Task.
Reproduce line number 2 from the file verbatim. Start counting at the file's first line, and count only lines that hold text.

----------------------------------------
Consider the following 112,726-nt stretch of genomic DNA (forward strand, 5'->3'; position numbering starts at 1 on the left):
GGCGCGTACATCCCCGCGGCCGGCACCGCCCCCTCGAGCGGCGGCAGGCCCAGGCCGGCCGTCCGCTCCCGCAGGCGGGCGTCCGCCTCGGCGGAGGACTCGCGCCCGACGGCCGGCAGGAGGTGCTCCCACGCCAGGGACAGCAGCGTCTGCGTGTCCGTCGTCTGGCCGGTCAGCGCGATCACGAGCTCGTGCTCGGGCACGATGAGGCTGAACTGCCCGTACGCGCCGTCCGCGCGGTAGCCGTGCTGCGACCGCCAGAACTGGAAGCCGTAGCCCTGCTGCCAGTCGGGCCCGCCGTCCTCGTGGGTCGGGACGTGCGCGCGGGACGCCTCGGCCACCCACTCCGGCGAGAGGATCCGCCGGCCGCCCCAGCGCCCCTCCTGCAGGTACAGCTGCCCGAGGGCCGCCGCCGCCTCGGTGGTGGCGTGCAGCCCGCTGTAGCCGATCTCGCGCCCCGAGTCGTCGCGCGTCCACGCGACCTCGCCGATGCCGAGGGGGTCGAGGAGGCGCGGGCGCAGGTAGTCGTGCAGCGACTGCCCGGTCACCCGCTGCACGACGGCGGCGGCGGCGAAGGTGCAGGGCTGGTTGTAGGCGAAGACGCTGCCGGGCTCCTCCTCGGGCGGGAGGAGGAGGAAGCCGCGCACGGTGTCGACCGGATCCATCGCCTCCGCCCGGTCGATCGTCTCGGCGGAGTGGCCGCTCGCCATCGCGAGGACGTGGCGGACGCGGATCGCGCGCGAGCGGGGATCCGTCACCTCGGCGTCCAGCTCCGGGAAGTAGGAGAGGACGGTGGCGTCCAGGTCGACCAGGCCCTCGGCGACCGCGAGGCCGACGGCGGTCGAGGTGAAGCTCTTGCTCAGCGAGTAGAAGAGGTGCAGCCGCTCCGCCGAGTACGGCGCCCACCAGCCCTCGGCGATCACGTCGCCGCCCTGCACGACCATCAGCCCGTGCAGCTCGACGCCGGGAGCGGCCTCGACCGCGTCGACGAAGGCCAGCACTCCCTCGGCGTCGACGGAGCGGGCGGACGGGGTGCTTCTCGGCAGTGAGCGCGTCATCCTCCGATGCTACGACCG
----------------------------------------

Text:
GGCGCGTACATCCCCGCGGCCGGCACCGCCCCCTCGAGCGGCGGCAGGCCCAGGCCGGCCGTCCGCTCCCGCAGGCGGGCGTCCGCCTCGGCGGAGGACTCGCGCCCGACGGCCGGCAGGAGGTGCTCCCACGCCAGGGACAGCAGCGTCTGCGTGTCCGTCGTCTGGCCGGTCAGCGCGATCACGAGCTCGTGCTCGGGCACGATGAGGCTGAACTGCCCGTACGCGCCGTCCGCGCGGTAGCCGTGCTGCGACCGCCAGAACTGGAAGCCGTAGCCCTGCTGCCAGTCGGGCCCGCCGTCCTCGTGGGTCGGGACGTGCGCGCGGGACGCCTCGGCCACCCACTCCGGCGAGAGGATCCGCCGGCCGCCCCAGCGCCCCTCCTGCAGGTACAGCTGCCCGAGGGCCGCCGCCGCCTCGGTGGTGGCGTGCAGCCCGCTGTAGCCGATCTCGCGCCCCGAGTCGTCGCGCGTCCACGCGACCTCGCCGATGCCGAGGGGGTCGAGGAGGCGCGGGCGCAGGTAGTCGTGCAGCGACTGCCCGGTCACCCGCTGCACGACGGCGGCGGCGGCGAAGGTGCAGGGCTGGTTGTAGGCGAAGACGCTGCCGGGCTCCTCCTCGGGCGGGAGGAGGAGGAAGCCGCGCACGGTGTCGACCGGATCCATCGCCTCCGCCCGGTCGATCGTCTCGGCGGAGTGGCCGCTCGCCATCGCGAGGACGTGGCGGACGCGGATCGCGCGCGAGCGGGGATCCGTCACCTCGGCGTCCAGCTCCGGGAAGTAGGAGAGGACGGTGGCGTCCAGGTCGACCAGGCCCTCGGCGACCGCGAGGCCGACGGCGGTCGAGGTGAAGCTCTTGCTCAGCGAGTAGAAGAGGTGCAGCCGCTCCGCCGAGTACGGCGCCCACCAGCCCTCGGCGATCACGTCGCCGCCCTGCACGACCATCAGCCCGTGCAGCTCGACGCCGGGAGCGGCCTCGACCGCGTCGACGAAGGCCAGCACTCCCTCGGCGTCGACGGAGCGGGCGGACGGGGTGCTTCTCGGCAGTGAGCGCGTCATCCTCCGATGCTACGACCG